Many thanks to SWLing Post contributor, Dave Porter, who writes:
This picture [above] has just emerged, photographer unknown but most likely a rigger from the top of one of the 700′ masts there!
This was taken at Droitwich sometime after colour photography came in (late 1960’s) and before 1986 when the four wire Tee was replaced by a new design developed by BBC Antenna Engineer Tony Preedy, G3LNP that improved upon the 11-j85 Ohms driving point impedance giving a few more ohms and less capacitive reactance for the 2 x 250kW B6042 transmitters and a greater radiation efficiency.
Tony’s present LF array does not look so symmetrical as it comprises four separate Tee wires with the drops as a square box rather than the centre-joined drops of this one.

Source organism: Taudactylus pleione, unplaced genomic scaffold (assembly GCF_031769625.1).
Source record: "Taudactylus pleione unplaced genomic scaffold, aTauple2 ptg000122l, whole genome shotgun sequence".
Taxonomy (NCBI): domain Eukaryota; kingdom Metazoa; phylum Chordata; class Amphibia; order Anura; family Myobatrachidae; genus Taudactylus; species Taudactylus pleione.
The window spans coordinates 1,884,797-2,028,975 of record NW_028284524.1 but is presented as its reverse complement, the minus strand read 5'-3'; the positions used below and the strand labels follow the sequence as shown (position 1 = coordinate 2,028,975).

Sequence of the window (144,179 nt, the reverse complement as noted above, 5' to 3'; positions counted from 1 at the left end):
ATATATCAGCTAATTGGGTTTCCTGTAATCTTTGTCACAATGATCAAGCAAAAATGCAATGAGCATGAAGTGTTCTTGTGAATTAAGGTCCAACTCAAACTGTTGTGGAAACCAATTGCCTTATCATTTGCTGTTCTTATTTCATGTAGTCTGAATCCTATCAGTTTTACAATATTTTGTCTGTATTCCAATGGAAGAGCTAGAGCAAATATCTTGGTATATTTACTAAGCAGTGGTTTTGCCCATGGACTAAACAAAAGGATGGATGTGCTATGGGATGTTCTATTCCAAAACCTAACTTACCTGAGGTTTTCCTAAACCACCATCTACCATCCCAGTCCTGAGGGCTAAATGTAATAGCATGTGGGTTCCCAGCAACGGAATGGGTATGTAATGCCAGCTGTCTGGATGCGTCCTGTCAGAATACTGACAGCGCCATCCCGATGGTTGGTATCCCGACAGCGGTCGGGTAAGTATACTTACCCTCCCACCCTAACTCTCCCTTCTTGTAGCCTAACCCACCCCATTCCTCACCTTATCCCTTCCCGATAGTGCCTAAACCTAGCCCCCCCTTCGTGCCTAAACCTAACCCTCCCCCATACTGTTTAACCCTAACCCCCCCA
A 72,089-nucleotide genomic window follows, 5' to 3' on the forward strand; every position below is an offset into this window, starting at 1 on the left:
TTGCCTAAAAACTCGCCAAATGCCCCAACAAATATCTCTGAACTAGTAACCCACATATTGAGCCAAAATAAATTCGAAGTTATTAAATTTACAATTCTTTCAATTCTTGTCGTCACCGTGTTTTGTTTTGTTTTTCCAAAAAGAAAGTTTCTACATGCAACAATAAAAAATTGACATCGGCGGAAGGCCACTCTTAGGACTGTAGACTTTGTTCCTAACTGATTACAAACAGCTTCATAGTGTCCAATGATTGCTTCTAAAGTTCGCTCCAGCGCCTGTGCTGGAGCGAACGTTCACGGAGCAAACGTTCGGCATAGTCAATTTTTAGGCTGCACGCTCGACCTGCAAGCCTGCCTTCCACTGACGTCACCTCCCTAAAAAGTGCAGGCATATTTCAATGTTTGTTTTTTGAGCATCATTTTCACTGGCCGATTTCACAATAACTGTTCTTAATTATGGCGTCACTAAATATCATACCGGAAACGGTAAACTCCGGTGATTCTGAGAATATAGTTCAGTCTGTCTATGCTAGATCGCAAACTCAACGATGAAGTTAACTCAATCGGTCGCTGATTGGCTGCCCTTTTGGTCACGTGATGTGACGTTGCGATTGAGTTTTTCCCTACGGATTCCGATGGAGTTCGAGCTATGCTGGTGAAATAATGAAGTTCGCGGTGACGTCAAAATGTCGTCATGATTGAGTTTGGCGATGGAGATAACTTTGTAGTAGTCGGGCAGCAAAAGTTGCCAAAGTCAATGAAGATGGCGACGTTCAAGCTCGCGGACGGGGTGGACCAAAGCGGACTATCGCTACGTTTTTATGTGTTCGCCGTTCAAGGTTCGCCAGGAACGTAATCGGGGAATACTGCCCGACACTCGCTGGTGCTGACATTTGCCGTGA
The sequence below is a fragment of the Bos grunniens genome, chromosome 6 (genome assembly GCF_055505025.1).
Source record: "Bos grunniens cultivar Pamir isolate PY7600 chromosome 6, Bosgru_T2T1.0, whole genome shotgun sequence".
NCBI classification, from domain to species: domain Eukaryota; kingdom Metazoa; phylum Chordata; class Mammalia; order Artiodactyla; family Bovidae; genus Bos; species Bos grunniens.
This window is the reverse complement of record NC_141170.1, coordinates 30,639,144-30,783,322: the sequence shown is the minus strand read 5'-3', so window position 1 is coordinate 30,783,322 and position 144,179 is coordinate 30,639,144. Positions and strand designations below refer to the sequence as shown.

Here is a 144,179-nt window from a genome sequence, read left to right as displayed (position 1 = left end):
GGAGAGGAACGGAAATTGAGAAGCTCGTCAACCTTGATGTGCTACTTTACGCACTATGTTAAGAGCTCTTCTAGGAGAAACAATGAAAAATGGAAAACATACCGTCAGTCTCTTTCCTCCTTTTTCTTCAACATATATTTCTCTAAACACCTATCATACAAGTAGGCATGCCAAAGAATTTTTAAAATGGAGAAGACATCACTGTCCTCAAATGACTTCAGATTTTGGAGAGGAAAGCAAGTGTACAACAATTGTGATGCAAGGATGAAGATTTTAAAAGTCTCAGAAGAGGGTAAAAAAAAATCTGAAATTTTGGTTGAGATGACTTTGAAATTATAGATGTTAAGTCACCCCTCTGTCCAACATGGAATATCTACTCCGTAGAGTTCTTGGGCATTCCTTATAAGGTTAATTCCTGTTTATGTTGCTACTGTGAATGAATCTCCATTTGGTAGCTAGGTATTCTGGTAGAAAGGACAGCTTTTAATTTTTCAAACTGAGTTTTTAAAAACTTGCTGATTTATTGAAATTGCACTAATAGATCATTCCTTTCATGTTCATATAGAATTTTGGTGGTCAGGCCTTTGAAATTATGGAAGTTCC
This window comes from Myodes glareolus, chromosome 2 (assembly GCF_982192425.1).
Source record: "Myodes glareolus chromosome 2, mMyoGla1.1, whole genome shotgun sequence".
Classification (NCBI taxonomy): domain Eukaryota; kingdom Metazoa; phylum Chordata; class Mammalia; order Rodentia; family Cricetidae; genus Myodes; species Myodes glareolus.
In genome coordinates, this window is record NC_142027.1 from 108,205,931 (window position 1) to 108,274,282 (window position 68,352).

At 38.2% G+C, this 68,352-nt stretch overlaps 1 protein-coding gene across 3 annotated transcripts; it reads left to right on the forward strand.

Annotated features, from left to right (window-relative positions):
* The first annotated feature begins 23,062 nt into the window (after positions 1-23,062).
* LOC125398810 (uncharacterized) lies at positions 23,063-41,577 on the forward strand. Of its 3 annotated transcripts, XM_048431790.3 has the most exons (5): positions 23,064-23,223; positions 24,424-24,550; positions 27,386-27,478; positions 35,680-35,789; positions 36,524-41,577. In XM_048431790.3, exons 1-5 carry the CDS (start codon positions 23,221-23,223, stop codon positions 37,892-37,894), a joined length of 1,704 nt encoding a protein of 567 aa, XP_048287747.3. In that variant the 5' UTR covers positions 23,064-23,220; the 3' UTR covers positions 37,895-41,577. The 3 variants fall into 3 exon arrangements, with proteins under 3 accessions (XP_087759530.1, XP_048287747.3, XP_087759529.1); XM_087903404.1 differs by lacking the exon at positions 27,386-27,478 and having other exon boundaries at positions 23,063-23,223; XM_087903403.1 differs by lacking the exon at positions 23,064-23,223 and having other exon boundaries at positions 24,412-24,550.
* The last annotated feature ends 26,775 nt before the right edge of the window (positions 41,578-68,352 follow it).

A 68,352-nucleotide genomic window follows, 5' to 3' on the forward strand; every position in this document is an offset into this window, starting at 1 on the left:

Tony also developed a low profile Tee antenna over 3 x 17m wooden telegraph poles for MF at up to 1 kW that was used when planning restrictions were enforced. Efficiencies were up to 40% at the 1500 kHz end of the band. However, if used by birds as an overnight roost it could provoke VSWR trips on solid state transmitters, the fix was to use a sliding reduced power detector that wound down the power to a level that did not trip the VSWR monitoring. Old tube transmitters were not affected!
The operating frequency for this LF Tee was 200 kHz at that time, now the antenna is on 198 kHz
Wow–thank you, Dave, for sharing this photo. We truly appreciate your impressive knowledge of UK broadcasting and history! And, wow! The views those riggers took in!